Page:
Warren Beatty has had an interesting career. He appeared in a lot of movies in the 1960s and 1970s, then he co-wrote and directed Reds in 1981. He did win Best Director, but the film lost to “Chariots of Fire” which was a big upset at the time. Since then, he became way more selected in his film roles in the 1980s and 1990s appearing in only six films in that 20-year span.
Let’s hope the last movie he appeared in will not be the horrible disaster “Town & Country” from 2001. He was offered the role of “Bill” in “Kill Bill”, but declined. He is now rumored to be working on a long-in-development Howard Hughes biopic which could be his swan song.
In Reds, his character, John Reed, is an American journalist who departs for Russia with his sometime love, Louise Bryant (Diane Keaton), to participate in the Russian revolution. He gains knowledge from his experience he hopes to impart when he returns to the U.S. The word “epic” gets thrown around a lot for movies like this, but this one deserves it.
Supporting performances by Beatty buddy Jack Nicholson, Gene Hackman, Paul Sorvino, Maureen Stapleton and Edward Herrmann add to the majesty of this film. The film contains actual “interviews” Beatty filmed himself almost 10 years earlier which resulted in several interviewees passing away before the film’s eventual release.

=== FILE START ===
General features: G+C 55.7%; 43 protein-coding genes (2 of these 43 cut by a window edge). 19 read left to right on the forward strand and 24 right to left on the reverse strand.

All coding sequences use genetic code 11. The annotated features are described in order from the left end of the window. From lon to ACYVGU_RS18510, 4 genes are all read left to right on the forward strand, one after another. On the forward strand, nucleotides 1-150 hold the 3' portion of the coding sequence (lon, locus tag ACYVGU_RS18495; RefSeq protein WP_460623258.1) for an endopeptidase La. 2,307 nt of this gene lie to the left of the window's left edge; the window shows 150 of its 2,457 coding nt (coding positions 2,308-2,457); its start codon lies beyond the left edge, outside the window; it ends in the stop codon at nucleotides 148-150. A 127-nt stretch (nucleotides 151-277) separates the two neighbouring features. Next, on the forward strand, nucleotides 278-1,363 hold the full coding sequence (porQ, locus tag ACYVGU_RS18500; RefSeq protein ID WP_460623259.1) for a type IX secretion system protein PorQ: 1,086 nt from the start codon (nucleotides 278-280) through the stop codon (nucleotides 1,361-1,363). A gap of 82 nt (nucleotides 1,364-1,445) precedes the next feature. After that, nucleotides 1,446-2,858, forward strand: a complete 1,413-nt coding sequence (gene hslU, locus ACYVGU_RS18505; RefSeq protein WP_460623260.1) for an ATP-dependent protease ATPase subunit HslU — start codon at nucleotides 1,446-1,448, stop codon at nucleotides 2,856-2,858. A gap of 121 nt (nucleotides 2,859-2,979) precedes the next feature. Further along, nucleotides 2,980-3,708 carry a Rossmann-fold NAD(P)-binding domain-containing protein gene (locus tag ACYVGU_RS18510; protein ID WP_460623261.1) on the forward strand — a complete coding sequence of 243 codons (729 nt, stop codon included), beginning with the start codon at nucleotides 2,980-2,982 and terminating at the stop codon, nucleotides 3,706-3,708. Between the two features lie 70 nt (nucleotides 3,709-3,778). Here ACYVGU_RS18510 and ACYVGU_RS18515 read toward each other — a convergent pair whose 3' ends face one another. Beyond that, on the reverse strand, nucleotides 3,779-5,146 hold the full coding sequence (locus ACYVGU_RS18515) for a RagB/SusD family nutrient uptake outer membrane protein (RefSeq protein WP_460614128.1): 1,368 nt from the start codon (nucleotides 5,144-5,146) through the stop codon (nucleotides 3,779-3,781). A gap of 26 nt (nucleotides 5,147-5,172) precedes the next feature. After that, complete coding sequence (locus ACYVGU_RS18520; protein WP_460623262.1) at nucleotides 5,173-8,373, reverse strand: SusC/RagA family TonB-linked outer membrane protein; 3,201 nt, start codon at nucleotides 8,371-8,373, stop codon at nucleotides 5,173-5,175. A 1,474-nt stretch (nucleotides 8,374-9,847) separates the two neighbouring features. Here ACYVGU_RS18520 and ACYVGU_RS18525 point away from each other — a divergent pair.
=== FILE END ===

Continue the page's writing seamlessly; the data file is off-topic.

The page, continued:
Production for the film lasted almost two years. This was one of the last Hollywood movies to be released with an intermission. The superb acting alone makes this one a must-watch.
Academy Award nominee for his work in this film, screenwriter Dan Gilroy (“The Bourne Legacy” and the upcoming “Kong: Skull Island”) takes his first stab behind the camera with this 2014 gritty crime story of Lou Bloom (Jake Gyllenhaal), a beat down, desperate man who decides to become a nightcrawler, an opportunist who “ambulance chases” so to speak so he can cover and photograph recent carnage of all types to sell for a quick payday.
If you decide to be a nightcrawler and make your living on the misfortune of others, you have to be careful and not become involved in the stories or people you are covering.
Set in Los Angeles, the film shows us the “City of Angels” in a unique light, one you haven’t seen on film in a while. The film reminds us of the way the media can manipulate pretty much any story for their own agenda, not caring who they hurt in the process. In 24 hours, we will no longer care anyways on move on to something else.
Gyllenhaal is amassing quite a resume of good work as an actor only 35-years old including this film, “Donnie Darko”, “Prisoners”, “Source Code”, “Zodiac”, “Brokeback Mountain” and many others. He actually lost 20 pounds at his own request for his role in this film and turns in an unstated, raw performance. Standout performances from his partner Riz Ahmed and Renee Russo complete the film.